Alumnus shares views on small-town surgical practice

Dominic Formaro, center, with Michael Metts and David Plundo.
Dominic Formaro, center, with Michael Metts and David Plundo, D.O.’85, M.P.H.’11, FACOFP, FAODME, associate dean of medical education and external affairs, College of Osteopathic Medicine.

When Dominic Formaro Jr., D.O.’05, FACOS, spoke on campus last November, he laughed that the reason students came to the Ruza Lecture Hall was for the free pizza. The real reasons, however, were students wanted his insights on practicing as a general surgeon, working in a small town or doing both.

“What I love, love, love about my job is that I get to treat a broad spectrum of surgical conditions,” he told the audience. “If I was in a larger area, certain surgeries I get to do would go to subspecialists.”

One of two general surgeons at Skill Medical Center in Newton, IA, Formaro was invited to campus by Michael Metts, D.O.’96, FAAP, FACOP, chair and associate professor of specialty medicine, to present for that department’s Careers in Medicine Program. Formaro told students he’d originally thought he would go into family practice and osteopathic manual treatment. “It’s only in rotations you finally get exposure to the real world of medicine and find out what people do every day. You find out what you want to do and what you absolutely do not want to do,” he said. “Surgery really spoke to me.”

Formaro walked students through his treatment of and surgery on a recent patient with an extremely distended segment of the sigmoid colon. He then offered advice on landing a general surgery residency, from a broad perspective — “Like other residencies, work hard every day; have good letters of recommendation; at least seem interested” — to a more specific one — “Take advantage of surgical opportunities in nonsurgical rotations; for example, if a laceration comes into the ER, ask if you can watch.”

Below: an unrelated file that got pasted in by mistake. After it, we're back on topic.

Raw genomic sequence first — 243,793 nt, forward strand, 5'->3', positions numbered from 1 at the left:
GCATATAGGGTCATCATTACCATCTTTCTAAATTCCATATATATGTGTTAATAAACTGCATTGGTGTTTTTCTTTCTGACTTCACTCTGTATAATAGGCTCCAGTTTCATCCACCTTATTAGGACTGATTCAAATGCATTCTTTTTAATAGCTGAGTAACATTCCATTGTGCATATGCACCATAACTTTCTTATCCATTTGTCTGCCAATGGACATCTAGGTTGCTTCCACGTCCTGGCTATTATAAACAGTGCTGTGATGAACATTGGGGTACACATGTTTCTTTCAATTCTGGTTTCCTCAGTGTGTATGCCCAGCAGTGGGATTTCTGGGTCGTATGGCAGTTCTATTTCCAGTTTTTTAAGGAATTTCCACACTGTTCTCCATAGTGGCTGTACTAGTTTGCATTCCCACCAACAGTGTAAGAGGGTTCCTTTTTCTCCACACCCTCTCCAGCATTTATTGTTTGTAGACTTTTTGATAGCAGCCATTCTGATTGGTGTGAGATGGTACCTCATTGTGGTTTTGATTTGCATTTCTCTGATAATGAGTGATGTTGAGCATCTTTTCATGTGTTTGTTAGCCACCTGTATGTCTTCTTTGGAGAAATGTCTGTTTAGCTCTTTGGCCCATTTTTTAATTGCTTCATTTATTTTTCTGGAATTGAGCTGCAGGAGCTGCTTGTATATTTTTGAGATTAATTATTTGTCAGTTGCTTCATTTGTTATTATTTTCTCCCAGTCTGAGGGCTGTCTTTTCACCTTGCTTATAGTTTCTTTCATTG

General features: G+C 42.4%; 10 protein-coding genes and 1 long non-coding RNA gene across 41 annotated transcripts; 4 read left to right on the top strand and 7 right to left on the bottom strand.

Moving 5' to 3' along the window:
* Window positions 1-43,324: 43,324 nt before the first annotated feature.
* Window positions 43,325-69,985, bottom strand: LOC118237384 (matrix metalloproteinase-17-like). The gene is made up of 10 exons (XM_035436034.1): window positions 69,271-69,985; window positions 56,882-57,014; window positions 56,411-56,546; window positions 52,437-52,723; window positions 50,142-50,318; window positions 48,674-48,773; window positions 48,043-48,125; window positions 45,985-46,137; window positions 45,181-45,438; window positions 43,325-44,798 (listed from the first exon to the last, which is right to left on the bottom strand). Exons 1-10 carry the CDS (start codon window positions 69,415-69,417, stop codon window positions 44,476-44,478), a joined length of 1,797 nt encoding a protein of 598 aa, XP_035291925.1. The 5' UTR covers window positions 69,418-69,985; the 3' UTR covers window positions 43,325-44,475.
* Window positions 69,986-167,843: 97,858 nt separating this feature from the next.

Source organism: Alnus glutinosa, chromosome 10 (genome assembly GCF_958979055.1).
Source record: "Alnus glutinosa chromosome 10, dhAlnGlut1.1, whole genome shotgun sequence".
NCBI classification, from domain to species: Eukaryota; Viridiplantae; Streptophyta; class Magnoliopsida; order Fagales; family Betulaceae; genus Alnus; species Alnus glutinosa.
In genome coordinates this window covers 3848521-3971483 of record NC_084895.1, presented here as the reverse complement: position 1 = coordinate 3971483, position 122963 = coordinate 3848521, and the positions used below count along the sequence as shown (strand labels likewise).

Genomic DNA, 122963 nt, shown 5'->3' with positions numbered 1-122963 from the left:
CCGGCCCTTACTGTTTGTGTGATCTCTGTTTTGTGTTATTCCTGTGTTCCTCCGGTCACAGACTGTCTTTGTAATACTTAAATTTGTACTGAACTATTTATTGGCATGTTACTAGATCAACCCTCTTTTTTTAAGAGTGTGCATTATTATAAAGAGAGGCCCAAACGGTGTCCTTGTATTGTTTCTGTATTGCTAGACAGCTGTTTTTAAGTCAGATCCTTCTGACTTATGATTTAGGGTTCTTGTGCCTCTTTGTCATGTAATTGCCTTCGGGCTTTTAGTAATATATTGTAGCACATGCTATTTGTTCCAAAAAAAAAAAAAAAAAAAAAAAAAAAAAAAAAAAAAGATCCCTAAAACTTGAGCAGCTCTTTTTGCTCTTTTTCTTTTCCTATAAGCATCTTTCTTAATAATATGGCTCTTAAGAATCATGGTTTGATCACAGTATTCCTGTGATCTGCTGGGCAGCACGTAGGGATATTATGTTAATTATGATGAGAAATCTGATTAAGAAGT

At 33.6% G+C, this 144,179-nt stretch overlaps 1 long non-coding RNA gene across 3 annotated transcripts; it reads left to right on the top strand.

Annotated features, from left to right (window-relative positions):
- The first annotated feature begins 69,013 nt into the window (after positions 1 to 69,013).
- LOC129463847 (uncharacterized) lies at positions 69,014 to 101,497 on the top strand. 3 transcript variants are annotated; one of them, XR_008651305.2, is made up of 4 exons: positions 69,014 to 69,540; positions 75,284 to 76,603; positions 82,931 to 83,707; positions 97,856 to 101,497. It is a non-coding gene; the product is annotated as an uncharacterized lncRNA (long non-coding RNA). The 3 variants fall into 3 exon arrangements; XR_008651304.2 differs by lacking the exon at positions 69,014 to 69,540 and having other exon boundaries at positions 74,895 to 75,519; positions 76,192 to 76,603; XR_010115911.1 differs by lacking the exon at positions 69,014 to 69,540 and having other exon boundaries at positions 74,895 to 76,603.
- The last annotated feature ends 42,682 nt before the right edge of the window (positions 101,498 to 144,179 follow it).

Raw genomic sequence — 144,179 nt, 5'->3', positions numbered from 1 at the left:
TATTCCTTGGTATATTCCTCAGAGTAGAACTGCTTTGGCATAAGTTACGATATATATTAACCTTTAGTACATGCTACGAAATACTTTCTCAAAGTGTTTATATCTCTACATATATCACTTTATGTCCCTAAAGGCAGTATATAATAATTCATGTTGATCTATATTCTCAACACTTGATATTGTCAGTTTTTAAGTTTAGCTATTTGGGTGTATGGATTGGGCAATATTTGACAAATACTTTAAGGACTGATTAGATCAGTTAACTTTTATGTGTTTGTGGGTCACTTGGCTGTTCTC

Formaro also shared some of the not-so-fun aspects of being a general surgeon in a small town. “I take call 15 days a month. That means I don’t get to turn off my phone. So as far as lifestyle goes, I’ve missed some of my kids’ birthdays and family dinners,” he said. “You need to consider carefully what your lifestyle goals are and who’s your mate — is that person up for that lifestyle? It’s a balance.”

Still, Formaro knows he’s where he wants to be. “I like that I know I’m going to get an outcome [with each patient] within 24 hours. I don’t know whether it will be good or bad, but I’ll have it,” he said. “Plus surgery is just fun.”

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